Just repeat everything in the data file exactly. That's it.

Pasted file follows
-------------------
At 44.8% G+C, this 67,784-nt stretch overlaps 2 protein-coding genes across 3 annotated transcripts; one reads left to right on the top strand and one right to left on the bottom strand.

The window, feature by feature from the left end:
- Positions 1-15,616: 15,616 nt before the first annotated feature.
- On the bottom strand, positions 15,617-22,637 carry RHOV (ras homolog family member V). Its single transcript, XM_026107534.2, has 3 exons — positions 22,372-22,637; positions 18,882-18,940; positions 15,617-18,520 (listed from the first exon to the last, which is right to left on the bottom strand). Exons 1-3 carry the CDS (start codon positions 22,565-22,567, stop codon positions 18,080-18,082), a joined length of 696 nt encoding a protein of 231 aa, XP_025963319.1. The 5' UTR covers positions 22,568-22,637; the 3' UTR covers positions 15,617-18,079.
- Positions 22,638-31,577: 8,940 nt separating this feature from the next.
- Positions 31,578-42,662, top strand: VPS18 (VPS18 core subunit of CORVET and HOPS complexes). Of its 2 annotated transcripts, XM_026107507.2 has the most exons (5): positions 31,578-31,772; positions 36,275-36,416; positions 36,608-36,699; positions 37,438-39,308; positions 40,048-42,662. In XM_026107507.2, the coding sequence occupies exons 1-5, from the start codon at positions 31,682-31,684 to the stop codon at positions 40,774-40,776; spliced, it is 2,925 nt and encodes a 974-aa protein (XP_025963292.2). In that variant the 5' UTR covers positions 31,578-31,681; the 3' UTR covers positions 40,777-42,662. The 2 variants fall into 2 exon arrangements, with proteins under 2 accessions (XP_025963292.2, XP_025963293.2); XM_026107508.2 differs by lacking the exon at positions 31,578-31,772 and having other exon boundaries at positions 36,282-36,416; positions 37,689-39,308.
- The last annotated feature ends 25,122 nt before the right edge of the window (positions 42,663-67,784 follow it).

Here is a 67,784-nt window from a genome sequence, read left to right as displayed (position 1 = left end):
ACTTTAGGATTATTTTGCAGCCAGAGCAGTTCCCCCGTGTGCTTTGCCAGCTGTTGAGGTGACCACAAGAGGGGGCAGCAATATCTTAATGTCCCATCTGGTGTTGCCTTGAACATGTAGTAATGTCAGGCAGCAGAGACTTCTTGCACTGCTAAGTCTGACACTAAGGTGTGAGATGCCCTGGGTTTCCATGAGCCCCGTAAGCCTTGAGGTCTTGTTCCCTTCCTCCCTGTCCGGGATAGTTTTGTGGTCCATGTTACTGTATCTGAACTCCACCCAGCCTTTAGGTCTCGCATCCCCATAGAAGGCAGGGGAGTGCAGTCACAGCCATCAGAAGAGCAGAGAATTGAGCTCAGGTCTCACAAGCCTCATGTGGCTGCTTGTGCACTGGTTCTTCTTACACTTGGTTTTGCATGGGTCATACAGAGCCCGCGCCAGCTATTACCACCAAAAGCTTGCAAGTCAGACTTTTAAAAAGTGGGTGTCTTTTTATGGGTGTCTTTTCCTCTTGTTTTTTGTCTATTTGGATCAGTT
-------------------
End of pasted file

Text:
At 44.8% G+C, this 67,784-nt stretch overlaps 2 protein-coding genes across 3 annotated transcripts; one reads left to right on the top strand and one right to left on the bottom strand.

The window, feature by feature from the left end:
- Positions 1-15,616: 15,616 nt before the first annotated feature.
- On the bottom strand, positions 15,617-22,637 carry RHOV (ras homolog family member V). Its single transcript, XM_026107534.2, has 3 exons — positions 22,372-22,637; positions 18,882-18,940; positions 15,617-18,520 (listed from the first exon to the last, which is right to left on the bottom strand). Exons 1-3 carry the CDS (start codon positions 22,565-22,567, stop codon positions 18,080-18,082), a joined length of 696 nt encoding a protein of 231 aa, XP_025963319.1. The 5' UTR covers positions 22,568-22,637; the 3' UTR covers positions 15,617-18,079.
- Positions 22,638-31,577: 8,940 nt separating this feature from the next.
- Positions 31,578-42,662, top strand: VPS18 (VPS18 core subunit of CORVET and HOPS complexes). Of its 2 annotated transcripts, XM_026107507.2 has the most exons (5): positions 31,578-31,772; positions 36,275-36,416; positions 36,608-36,699; positions 37,438-39,308; positions 40,048-42,662. In XM_026107507.2, the coding sequence occupies exons 1-5, from the start codon at positions 31,682-31,684 to the stop codon at positions 40,774-40,776; spliced, it is 2,925 nt and encodes a 974-aa protein (XP_025963292.2). In that variant the 5' UTR covers positions 31,578-31,681; the 3' UTR covers positions 40,777-42,662. The 2 variants fall into 2 exon arrangements, with proteins under 2 accessions (XP_025963292.2, XP_025963293.2); XM_026107508.2 differs by lacking the exon at positions 31,578-31,772 and having other exon boundaries at positions 36,282-36,416; positions 37,689-39,308.
- The last annotated feature ends 25,122 nt before the right edge of the window (positions 42,663-67,784 follow it).

Here is a 67,784-nt window from a genome sequence, read left to right as displayed (position 1 = left end):
ACTTTAGGATTATTTTGCAGCCAGAGCAGTTCCCCCGTGTGCTTTGCCAGCTGTTGAGGTGACCACAAGAGGGGGCAGCAATATCTTAATGTCCCATCTGGTGTTGCCTTGAACATGTAGTAATGTCAGGCAGCAGAGACTTCTTGCACTGCTAAGTCTGACACTAAGGTGTGAGATGCCCTGGGTTTCCATGAGCCCCGTAAGCCTTGAGGTCTTGTTCCCTTCCTCCCTGTCCGGGATAGTTTTGTGGTCCATGTTACTGTATCTGAACTCCACCCAGCCTTTAGGTCTCGCATCCCCATAGAAGGCAGGGGAGTGCAGTCACAGCCATCAGAAGAGCAGAGAATTGAGCTCAGGTCTCACAAGCCTCATGTGGCTGCTTGTGCACTGGTTCTTCTTACACTTGGTTTTGCATGGGTCATACAGAGCCCGCGCCAGCTATTACCACCAAAAGCTTGCAAGTCAGACTTTTAAAAAGTGGGTGTCTTTTTATGGGTGTCTTTTCCTCTTGTTTTTTGTCTATTTGGATCAGTT